Avoid going into hibernation mode it can be really tempting to come home from work and slump onto the sofa, and to spend the weekend wrapped in a blanket. It feels nice for the first couple of hours but in reality, it will do you more harm than good. The more we move, the better we’ll feel.

If you really can’t face the weather outside, find things to do inside, whether that’s sorting through a cupboard or playing hide and seek with the children.  While at work, take the stairs rather than the lift and be that person who goes to someone’s desk for a conversation rather than sending an email. It can be a good idea to wear some sort of fitness tracker as a reminder to reach the recommended 10,000 steps every day.


Use bright colours

I can hear your thoughts from here, we know this sounds really silly, but just give it a try and see for yourself. We are able to trick our minds into thinking it’s still bright and warm outside by using bright colours. Things, like having a vase of fresh, bright flowers on the table or wearing a brightly coloured top really, can make a difference to how we feel and will definitely brighten up those endless grey days. 

In the summer we eat lots of salads and fresh fruits and getting our five-a-day can be relatively easy. In the winter though, when we just want to fill up on carbs and stodge, it can be disappointing to realise that a potato doesn’t count as one of our five-a-day.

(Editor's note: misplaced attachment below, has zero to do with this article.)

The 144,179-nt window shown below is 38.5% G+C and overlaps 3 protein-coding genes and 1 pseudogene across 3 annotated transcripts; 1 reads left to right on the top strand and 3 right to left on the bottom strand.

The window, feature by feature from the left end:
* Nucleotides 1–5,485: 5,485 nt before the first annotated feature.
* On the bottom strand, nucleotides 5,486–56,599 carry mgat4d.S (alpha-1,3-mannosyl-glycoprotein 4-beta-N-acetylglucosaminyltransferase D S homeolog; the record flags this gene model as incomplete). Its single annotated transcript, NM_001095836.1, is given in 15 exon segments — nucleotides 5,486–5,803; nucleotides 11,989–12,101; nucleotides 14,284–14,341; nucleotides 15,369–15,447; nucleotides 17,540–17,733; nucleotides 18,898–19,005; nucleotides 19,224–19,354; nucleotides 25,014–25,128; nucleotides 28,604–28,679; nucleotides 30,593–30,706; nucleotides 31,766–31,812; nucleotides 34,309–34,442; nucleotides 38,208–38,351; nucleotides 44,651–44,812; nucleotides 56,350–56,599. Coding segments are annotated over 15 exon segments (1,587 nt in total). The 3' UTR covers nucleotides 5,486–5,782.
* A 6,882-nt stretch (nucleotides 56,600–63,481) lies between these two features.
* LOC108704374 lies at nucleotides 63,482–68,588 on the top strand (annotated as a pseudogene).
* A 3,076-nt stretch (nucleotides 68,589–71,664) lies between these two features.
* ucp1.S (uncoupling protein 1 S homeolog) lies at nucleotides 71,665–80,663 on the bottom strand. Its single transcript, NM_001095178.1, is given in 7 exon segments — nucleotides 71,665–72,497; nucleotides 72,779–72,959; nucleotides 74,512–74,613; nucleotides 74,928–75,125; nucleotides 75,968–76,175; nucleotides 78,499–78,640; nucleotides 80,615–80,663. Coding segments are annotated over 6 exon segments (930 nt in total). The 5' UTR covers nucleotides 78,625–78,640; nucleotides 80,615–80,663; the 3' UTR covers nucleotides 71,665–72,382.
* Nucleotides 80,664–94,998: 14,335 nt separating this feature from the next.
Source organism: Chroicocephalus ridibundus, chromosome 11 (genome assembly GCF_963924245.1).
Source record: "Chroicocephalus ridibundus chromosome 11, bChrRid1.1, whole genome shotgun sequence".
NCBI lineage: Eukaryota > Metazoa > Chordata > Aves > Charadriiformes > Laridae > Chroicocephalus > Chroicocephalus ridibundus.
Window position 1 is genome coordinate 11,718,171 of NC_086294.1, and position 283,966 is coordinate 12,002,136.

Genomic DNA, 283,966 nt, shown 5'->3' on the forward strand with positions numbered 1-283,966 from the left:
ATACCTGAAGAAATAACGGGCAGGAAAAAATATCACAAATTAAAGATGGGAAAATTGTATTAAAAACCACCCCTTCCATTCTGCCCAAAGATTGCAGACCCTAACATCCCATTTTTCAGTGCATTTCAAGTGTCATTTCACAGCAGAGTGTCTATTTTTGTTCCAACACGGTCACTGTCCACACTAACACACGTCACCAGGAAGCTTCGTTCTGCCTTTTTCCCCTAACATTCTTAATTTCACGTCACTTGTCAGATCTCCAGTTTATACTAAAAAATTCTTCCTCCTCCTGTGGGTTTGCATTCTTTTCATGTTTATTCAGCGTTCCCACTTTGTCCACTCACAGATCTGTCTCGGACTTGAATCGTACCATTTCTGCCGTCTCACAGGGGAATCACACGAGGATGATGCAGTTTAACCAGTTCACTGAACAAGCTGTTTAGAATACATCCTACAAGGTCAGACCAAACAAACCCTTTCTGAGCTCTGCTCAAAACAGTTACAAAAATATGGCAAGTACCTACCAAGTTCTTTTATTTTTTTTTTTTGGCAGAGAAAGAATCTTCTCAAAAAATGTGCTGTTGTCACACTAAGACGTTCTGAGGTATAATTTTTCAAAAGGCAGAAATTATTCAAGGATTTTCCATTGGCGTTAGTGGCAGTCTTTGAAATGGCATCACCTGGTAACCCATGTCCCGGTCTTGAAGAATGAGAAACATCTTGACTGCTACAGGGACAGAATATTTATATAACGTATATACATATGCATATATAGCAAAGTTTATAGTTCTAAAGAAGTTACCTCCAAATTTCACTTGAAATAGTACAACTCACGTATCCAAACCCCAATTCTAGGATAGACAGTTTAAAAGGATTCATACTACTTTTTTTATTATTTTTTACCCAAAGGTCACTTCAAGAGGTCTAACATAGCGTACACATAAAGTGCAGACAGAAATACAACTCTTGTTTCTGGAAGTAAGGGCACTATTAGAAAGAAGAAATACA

Did you know though, that in many other countries the recommended number of portions of fresh fruit and vegetables we should consume each day is more than five? In Canada they recommend between 5 and 10; in France, the recommendation is 10 and in Japan, they are advised to have up to 13 portions of vegetables every day, as well as four portions of fruit. 

The fact of the matter is that if we replace some of those stodgy carbs with fresh vegetables, we will feel better in ourselves. Sitting down to a salad can feel unappealing on a cold winter evening but look at adding steamed vegetables to your meals, or making a lovely warm soup, you can even add in your potato.


Increase your water intake

Another thing that seems easier in the summer. The general recommendation is to have 8 glasses or two litres of water every day, but that should really be seen as a minimum. This is usually the point where someone pipes up with a horror story of someone dying from drinking too much water during a marathon, but realistically you would need to be doing a lot of physical exercise and drinking a lot of water for that to happen, so be aware of the warning but try not to let it scare you.